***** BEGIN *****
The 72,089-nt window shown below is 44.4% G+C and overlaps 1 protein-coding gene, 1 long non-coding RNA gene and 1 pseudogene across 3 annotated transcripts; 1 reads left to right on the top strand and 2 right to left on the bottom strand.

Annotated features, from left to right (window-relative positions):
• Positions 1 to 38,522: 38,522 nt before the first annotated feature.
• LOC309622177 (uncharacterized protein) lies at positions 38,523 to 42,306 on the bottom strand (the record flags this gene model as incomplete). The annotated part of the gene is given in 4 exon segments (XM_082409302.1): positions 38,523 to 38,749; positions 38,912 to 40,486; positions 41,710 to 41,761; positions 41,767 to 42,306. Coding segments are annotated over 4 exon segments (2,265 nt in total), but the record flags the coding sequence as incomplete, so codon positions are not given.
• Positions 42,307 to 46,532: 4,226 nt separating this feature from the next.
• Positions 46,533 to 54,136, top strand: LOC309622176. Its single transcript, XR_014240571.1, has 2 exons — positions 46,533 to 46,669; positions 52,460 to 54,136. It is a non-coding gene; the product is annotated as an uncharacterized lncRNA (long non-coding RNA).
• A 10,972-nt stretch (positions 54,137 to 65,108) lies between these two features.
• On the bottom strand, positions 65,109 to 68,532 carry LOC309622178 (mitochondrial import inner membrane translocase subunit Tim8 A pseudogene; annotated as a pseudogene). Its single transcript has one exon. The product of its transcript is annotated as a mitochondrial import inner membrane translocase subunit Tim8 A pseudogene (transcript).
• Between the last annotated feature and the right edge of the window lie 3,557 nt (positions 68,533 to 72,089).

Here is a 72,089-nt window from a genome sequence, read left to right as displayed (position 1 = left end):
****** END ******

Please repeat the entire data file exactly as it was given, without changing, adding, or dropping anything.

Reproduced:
The 72,089-nt window shown below is 44.4% G+C and overlaps 1 protein-coding gene, 1 long non-coding RNA gene and 1 pseudogene across 3 annotated transcripts; 1 reads left to right on the top strand and 2 right to left on the bottom strand.

Annotated features, from left to right (window-relative positions):
• Positions 1 to 38,522: 38,522 nt before the first annotated feature.
• LOC309622177 (uncharacterized protein) lies at positions 38,523 to 42,306 on the bottom strand (the record flags this gene model as incomplete). The annotated part of the gene is given in 4 exon segments (XM_082409302.1): positions 38,523 to 38,749; positions 38,912 to 40,486; positions 41,710 to 41,761; positions 41,767 to 42,306. Coding segments are annotated over 4 exon segments (2,265 nt in total), but the record flags the coding sequence as incomplete, so codon positions are not given.
• Positions 42,307 to 46,532: 4,226 nt separating this feature from the next.
• Positions 46,533 to 54,136, top strand: LOC309622176. Its single transcript, XR_014240571.1, has 2 exons — positions 46,533 to 46,669; positions 52,460 to 54,136. It is a non-coding gene; the product is annotated as an uncharacterized lncRNA (long non-coding RNA).
• A 10,972-nt stretch (positions 54,137 to 65,108) lies between these two features.
• On the bottom strand, positions 65,109 to 68,532 carry LOC309622178 (mitochondrial import inner membrane translocase subunit Tim8 A pseudogene; annotated as a pseudogene). Its single transcript has one exon. The product of its transcript is annotated as a mitochondrial import inner membrane translocase subunit Tim8 A pseudogene (transcript).
• Between the last annotated feature and the right edge of the window lie 3,557 nt (positions 68,533 to 72,089).

Here is a 72,089-nt window from a genome sequence, read left to right as displayed (position 1 = left end):